“It has long been established that when people are surrounded by those who are likely to disagree with their opinion, they are more likely to self-censor.” These findings confirmed a major insight of pre-Internet-era communication studies: the tendency of people not to voice their opinions when they sense that their view is not widely shared. The report’s authors, led by Keith Hampton of Rutgers University, wrote, “This tendency is called the ‘spiral of silence.’”
When a population is continuously exposed to a persistent and consistent media account of current events on controversial issues, the primary motivation of a person will be to conform, at least outwardly, to avoid discomfort and dissonance. “Over time there is thus a spiraling of opinion change in favor of one set of views,” Noelle-Neumann argued.
“The fear of isolation seems to be the force that sets the spiral of silence in motion,” she wrote. Historians, political philosophers, and other thinkers provided corroboration. Alexis de Tocqueville had written in 1856 that people “dread isolation more than error.”
Perhaps this is why most people won’t speak up against smoking bans and the growing persecution of smokers? Public opinion has swung firmly against smoking, and smokers (and those sympathetic to them) dare not disagree. So they remain silent.
James Madison: “The reason of man, like man himself is timid and cautious, when left alone; and acquires firmness and confidence, in proportion to the number with which it is associated.”
We are, it seems, only sure of ourselves when lots of people agree with us. And if the media don’t agree with us, they don’t reflect and re-enforce our own opinion:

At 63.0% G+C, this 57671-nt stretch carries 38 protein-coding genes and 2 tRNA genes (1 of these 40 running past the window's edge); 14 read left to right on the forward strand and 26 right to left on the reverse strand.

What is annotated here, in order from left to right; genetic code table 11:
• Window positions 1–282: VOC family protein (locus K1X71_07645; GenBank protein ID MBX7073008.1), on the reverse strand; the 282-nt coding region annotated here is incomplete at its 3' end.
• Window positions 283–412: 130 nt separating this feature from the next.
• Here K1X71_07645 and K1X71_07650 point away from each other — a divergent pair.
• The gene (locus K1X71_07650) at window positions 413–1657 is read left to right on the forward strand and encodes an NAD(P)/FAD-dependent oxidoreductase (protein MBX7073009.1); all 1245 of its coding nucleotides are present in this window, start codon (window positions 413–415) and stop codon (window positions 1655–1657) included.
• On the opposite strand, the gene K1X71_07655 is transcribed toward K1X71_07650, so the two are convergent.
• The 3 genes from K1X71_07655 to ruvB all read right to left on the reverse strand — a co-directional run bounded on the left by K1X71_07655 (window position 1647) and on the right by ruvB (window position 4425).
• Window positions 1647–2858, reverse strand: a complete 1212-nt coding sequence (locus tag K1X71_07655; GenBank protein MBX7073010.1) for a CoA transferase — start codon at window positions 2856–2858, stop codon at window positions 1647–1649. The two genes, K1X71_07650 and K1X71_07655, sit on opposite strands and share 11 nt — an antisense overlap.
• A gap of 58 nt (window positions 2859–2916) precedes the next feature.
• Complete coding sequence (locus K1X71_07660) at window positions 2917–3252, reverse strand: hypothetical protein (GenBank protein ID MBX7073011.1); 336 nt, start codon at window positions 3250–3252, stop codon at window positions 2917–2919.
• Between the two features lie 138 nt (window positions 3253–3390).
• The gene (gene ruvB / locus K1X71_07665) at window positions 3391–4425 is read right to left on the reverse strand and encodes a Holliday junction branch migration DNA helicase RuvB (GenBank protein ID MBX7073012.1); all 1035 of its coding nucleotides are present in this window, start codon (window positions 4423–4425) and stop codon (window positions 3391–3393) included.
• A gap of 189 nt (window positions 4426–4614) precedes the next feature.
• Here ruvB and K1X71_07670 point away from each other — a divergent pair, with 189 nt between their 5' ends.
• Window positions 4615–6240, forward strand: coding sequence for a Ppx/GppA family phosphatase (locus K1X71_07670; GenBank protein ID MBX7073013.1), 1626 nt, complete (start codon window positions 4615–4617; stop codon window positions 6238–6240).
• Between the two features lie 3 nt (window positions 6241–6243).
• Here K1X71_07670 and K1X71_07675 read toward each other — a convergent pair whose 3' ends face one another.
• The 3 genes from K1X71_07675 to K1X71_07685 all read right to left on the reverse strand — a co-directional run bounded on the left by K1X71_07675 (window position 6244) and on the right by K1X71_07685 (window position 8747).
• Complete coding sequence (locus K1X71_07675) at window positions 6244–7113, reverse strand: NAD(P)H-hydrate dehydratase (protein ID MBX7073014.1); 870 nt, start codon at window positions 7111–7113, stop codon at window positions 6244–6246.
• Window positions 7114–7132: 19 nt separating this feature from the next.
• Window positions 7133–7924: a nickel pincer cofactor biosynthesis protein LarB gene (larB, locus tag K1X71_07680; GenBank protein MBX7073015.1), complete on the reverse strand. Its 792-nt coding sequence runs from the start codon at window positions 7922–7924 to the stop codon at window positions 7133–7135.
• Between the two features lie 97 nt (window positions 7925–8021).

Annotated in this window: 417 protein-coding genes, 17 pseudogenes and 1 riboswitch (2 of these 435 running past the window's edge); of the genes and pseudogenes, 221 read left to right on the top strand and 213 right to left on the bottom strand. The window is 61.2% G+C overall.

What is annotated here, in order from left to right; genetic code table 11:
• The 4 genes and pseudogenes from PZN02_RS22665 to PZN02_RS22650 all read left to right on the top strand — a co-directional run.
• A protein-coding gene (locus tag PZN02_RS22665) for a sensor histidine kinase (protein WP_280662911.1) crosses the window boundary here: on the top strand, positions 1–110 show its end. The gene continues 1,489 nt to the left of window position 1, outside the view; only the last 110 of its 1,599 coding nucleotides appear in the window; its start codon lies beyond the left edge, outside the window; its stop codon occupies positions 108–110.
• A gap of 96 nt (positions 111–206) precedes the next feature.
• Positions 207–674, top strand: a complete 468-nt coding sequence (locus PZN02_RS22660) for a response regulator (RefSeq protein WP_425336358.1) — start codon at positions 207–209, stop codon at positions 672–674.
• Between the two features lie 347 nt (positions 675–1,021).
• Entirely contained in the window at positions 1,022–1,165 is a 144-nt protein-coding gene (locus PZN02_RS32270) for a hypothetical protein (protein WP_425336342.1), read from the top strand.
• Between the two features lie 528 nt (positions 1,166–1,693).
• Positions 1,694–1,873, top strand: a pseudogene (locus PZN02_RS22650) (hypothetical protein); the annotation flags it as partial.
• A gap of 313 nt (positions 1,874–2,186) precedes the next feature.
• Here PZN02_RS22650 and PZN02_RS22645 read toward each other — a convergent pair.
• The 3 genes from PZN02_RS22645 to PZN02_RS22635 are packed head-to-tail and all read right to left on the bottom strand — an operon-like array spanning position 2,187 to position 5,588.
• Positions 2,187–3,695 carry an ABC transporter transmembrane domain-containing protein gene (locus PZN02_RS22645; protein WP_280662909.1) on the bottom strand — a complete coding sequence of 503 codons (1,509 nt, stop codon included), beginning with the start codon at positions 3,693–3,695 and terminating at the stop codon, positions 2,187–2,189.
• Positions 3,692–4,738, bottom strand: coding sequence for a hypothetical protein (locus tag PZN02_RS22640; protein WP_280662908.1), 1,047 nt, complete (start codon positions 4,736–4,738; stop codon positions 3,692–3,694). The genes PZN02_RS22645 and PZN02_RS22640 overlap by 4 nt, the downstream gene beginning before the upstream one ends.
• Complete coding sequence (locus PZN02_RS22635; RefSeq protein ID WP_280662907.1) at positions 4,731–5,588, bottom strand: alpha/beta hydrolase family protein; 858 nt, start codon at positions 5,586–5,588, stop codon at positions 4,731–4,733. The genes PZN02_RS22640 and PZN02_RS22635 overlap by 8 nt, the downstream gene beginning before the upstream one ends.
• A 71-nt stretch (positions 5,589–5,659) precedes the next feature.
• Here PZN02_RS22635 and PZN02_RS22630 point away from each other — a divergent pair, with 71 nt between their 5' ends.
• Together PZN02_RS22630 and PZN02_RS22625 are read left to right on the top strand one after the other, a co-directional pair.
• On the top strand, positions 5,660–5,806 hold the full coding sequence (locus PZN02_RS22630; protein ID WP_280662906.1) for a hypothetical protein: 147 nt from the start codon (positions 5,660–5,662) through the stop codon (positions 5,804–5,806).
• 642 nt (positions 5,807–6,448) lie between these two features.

“The media provide people with the words and phrases they can use to defend a point of view. If people find no current, frequently repeated expressions for their point of view, they lapse into silence; they become effectively mute.”
Media opinion, which reflected the views of a small section of the social elite, was not the same as public opinion. In the long run, the observed majority opinion would not change media coverage, but media coverage would change the observed majority, a process that could happen over weeks, months, and years.
This has been happening with smoking for the past 70 years, There’s been a continuing, unrelenting antismoking media bias that has been slowly changing public opinion. Furthermore…
As philosopher Stephen Hicks argues in Explaining Post-Modernism, the post-modern Left uses language primarily as a weapon to silence opposing voices, not as an attempt to describe reality. To close the debate down, science masquerading as impartial judge is deployed as lead prosecutor. Dissenters and skeptics are derided as Flat Earthers and scientific ignoramuses.
I see the reasoning behind all this, but in fact I personally don’t mind being isolated in my opinions. In fact I quite enjoy it. And I often adopt positions that nobody else occupies. I even get a little worried if everyone agrees with me.
So I find it quite easy to be a contrarian with respect to smoking, and global warming, and any number of other matters. Perhaps my most contrarian view is Idle Theory, which is a way of thinking that I slowly developed myself, all on my own, until it become a sprawling idea that extended from economics to ethics and physics and evolution.
At the outset, in 1975, when I started entertaining the idea that the primary purpose of an economy was to increase people’s idleness (and freedom of choice), I was very uncertain about it, and never spoke to anyone about it. But as time went on and I carried on thinking, I grew more confident about it. I wasn’t really very worried that people might disagree with me. In the end, the only thing that worried me was that nobody would ever know anything about it, and it would vanish from the face of the earth along with me. So I leapt at the chance of setting it out on a website on the internet in 1998. And was surprised thereafter when it attracted a sympathetic reception from a tiny band of readers. Hardly anybody has ever heard of Idle Theory.